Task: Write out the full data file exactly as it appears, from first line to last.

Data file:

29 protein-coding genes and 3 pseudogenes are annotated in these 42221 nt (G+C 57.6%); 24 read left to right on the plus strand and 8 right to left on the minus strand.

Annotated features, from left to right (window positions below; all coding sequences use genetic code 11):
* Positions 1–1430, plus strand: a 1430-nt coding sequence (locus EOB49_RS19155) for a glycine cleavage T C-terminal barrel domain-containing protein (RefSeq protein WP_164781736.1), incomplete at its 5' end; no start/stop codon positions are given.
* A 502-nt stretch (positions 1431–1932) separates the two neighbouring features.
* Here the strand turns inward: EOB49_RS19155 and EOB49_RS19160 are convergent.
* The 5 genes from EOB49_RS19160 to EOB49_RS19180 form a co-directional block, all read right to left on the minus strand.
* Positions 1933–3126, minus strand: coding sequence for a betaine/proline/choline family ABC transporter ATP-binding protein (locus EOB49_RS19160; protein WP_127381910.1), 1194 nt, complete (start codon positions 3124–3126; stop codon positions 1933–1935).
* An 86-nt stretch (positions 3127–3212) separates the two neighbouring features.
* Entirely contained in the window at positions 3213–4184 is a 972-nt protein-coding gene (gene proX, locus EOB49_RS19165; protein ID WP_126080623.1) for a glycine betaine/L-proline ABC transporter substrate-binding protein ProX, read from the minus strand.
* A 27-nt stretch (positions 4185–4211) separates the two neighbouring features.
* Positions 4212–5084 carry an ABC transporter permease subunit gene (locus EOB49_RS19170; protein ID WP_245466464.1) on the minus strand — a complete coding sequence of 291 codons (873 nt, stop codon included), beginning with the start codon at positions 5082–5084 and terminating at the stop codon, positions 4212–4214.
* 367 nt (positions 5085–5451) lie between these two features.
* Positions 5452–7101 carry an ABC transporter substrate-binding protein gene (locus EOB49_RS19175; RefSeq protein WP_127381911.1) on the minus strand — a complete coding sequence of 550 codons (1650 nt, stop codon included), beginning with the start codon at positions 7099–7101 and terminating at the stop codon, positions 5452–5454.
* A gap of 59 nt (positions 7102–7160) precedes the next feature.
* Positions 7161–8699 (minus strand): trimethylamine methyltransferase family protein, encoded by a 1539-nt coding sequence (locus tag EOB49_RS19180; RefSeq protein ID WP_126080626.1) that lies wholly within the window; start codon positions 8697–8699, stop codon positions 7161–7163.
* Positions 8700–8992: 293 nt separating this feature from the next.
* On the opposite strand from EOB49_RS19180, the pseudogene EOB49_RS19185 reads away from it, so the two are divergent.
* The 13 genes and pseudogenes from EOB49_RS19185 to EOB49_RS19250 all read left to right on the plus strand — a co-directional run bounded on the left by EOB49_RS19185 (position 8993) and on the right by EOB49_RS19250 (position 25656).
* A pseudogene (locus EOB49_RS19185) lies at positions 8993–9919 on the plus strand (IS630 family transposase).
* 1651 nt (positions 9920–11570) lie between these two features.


29 protein-coding genes and 3 pseudogenes are annotated in these 42221 nt (G+C 57.6%); 24 read left to right on the plus strand and 8 right to left on the minus strand.

Annotated features, from left to right (window positions below; all coding sequences use genetic code 11):
* Positions 1–1430, plus strand: a 1430-nt coding sequence (locus EOB49_RS19155) for a glycine cleavage T C-terminal barrel domain-containing protein (RefSeq protein WP_164781736.1), incomplete at its 5' end; no start/stop codon positions are given.
* A 502-nt stretch (positions 1431–1932) separates the two neighbouring features.
* Here the strand turns inward: EOB49_RS19155 and EOB49_RS19160 are convergent.
* The 5 genes from EOB49_RS19160 to EOB49_RS19180 form a co-directional block, all read right to left on the minus strand.
* Positions 1933–3126, minus strand: coding sequence for a betaine/proline/choline family ABC transporter ATP-binding protein (locus EOB49_RS19160; protein WP_127381910.1), 1194 nt, complete (start codon positions 3124–3126; stop codon positions 1933–1935).
* An 86-nt stretch (positions 3127–3212) separates the two neighbouring features.
* Entirely contained in the window at positions 3213–4184 is a 972-nt protein-coding gene (gene proX, locus EOB49_RS19165; protein ID WP_126080623.1) for a glycine betaine/L-proline ABC transporter substrate-binding protein ProX, read from the minus strand.
* A 27-nt stretch (positions 4185–4211) separates the two neighbouring features.
* Positions 4212–5084 carry an ABC transporter permease subunit gene (locus EOB49_RS19170; protein ID WP_245466464.1) on the minus strand — a complete coding sequence of 291 codons (873 nt, stop codon included), beginning with the start codon at positions 5082–5084 and terminating at the stop codon, positions 4212–4214.
* 367 nt (positions 5085–5451) lie between these two features.
* Positions 5452–7101 carry an ABC transporter substrate-binding protein gene (locus EOB49_RS19175; RefSeq protein WP_127381911.1) on the minus strand — a complete coding sequence of 550 codons (1650 nt, stop codon included), beginning with the start codon at positions 7099–7101 and terminating at the stop codon, positions 5452–5454.
* A gap of 59 nt (positions 7102–7160) precedes the next feature.
* Positions 7161–8699 (minus strand): trimethylamine methyltransferase family protein, encoded by a 1539-nt coding sequence (locus tag EOB49_RS19180; RefSeq protein ID WP_126080626.1) that lies wholly within the window; start codon positions 8697–8699, stop codon positions 7161–7163.
* Positions 8700–8992: 293 nt separating this feature from the next.
* On the opposite strand from EOB49_RS19180, the pseudogene EOB49_RS19185 reads away from it, so the two are divergent.
* The 13 genes and pseudogenes from EOB49_RS19185 to EOB49_RS19250 all read left to right on the plus strand — a co-directional run bounded on the left by EOB49_RS19185 (position 8993) and on the right by EOB49_RS19250 (position 25656).
* A pseudogene (locus EOB49_RS19185) lies at positions 8993–9919 on the plus strand (IS630 family transposase).
* 1651 nt (positions 9920–11570) lie between these two features.